SVI Journal: Day 4, Esperanza, Vieques

Around 2:30 a.m. I couldn’t take the banging any longer.

We’d moved the kayaks around to the starboard side of the boat to give the visiting dinghies access to our transom, but we hadn’t moved them back. Now they were repeatedly banging against the side of the boat right beside our berth.

I got up and re-tied the kayaks to the stern pulpit and went back to bed until the sun was shining into our open hatches.

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It was dead calm but a rough morning. The salon looked like a fraternity house with empty cups, cans and bottles everywhere. We slowly started cleaning up the mess while Andy phoned the captain on call to find out where the air-conditioner breakers were located.

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We reset the main air-conditioner breaker, but then flipped off the breaker for the salon unit. We decided we didn’t need air-conditioning in the salon enough to deal with the mess or electrical problems it was creating.

Being a very calm morning I tried stand-up paddle boarding for the first time. It was much harder than I expected. I’m pretty sure I just looked like a wobbly clown.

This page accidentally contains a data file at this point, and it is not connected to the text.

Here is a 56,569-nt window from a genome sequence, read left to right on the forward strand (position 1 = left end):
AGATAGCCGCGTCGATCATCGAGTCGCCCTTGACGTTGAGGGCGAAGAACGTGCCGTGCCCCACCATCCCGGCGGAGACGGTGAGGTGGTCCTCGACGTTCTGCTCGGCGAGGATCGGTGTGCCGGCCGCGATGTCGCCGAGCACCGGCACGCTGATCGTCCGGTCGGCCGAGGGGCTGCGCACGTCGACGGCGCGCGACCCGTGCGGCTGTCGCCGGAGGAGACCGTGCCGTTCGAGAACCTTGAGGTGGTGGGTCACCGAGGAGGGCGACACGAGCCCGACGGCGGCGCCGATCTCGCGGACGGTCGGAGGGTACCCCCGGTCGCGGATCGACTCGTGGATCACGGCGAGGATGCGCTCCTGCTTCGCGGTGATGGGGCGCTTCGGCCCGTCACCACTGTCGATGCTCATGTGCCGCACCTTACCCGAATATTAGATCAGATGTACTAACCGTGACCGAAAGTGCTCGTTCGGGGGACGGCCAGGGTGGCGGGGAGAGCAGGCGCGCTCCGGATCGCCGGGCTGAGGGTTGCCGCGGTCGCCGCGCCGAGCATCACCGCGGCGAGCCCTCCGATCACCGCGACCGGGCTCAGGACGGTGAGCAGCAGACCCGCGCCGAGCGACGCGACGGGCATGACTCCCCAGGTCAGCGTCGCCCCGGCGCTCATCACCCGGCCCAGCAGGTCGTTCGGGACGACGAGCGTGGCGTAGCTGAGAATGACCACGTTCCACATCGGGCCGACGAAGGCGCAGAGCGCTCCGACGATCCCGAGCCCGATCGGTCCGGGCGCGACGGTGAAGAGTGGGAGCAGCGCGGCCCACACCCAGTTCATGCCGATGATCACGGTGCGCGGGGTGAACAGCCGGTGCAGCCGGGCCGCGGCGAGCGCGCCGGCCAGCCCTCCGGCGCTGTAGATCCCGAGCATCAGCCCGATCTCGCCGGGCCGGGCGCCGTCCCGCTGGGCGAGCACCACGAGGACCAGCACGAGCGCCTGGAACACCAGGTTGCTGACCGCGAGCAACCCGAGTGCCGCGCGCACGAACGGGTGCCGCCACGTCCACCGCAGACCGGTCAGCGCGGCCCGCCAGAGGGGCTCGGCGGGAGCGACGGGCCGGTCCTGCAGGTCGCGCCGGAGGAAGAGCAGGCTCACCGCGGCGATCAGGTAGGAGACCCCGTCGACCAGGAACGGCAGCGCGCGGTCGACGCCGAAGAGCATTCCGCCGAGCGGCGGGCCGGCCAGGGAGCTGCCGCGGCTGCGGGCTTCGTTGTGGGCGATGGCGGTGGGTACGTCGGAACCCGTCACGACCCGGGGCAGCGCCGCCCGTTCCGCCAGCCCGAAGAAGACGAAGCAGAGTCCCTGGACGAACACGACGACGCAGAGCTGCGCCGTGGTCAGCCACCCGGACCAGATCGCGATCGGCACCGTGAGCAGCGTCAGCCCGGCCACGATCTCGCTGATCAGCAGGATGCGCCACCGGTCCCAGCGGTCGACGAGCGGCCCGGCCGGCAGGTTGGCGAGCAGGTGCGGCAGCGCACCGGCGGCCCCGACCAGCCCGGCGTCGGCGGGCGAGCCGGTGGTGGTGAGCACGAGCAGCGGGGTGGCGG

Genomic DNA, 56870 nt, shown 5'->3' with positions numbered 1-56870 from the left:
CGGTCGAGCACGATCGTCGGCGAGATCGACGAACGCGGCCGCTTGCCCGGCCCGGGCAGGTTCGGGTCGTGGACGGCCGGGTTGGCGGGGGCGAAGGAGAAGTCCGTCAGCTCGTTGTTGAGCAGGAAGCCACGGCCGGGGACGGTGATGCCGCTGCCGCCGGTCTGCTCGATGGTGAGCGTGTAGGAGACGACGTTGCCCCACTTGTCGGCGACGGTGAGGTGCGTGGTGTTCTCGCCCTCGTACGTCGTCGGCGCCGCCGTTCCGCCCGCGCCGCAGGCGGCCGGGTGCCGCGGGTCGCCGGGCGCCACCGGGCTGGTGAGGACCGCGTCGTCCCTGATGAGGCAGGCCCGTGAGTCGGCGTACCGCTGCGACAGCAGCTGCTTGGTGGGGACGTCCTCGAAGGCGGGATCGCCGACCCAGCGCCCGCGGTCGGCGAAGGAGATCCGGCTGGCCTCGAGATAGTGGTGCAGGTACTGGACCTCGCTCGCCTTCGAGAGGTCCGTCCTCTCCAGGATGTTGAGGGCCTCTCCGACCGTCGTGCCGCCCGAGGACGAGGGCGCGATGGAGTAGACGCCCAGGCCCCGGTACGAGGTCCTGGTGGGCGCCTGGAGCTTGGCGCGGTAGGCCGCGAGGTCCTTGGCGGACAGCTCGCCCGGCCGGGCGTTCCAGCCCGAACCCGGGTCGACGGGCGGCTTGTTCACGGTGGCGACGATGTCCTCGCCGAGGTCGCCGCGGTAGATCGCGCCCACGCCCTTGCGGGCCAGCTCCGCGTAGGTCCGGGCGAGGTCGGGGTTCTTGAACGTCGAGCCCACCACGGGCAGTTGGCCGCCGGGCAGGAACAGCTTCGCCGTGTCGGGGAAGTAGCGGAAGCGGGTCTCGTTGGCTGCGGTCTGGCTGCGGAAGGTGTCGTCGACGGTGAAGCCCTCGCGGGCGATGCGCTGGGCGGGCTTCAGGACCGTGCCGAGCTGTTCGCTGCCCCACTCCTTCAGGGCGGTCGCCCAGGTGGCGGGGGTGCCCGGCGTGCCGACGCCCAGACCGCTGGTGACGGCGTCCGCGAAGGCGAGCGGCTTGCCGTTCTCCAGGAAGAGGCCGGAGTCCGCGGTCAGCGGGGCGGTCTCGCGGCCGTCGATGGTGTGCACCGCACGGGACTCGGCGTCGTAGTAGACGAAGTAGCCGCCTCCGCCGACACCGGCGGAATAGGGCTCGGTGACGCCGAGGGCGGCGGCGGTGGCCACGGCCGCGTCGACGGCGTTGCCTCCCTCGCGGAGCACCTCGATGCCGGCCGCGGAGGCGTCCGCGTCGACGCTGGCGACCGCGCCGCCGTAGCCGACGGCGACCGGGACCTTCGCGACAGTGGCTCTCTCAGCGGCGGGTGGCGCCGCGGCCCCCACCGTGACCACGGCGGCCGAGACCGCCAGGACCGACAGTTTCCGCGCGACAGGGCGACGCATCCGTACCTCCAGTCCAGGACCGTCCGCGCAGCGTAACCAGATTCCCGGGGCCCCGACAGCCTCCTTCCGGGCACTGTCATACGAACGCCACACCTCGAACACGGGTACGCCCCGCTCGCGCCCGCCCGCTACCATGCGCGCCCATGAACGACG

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We pulled up anchor and headed southeast along Vieques. We’d been warned several times by the charter company that we were basically going the wrong way, and that it would be a rough sail, but we wanted to visit Bio Bay during the new moon.

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As we rounded Monte Pirata we saw a salty looking boat headed west, but that was the only traffic we came across until we arrived in Esperanza.

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Esperanza, Vieques came with special instructions from the charter company. The first was to call Christine to pay for the mooring ball, which would be $25 per night. Again, when we actually picked up the mooring ball, it also had Christine’s name and number, same as in our charter books, written on fenders in marker attached to the mooring balls. I have no idea of Christine’s last name. Apparently in Vieques you don’t need a last name.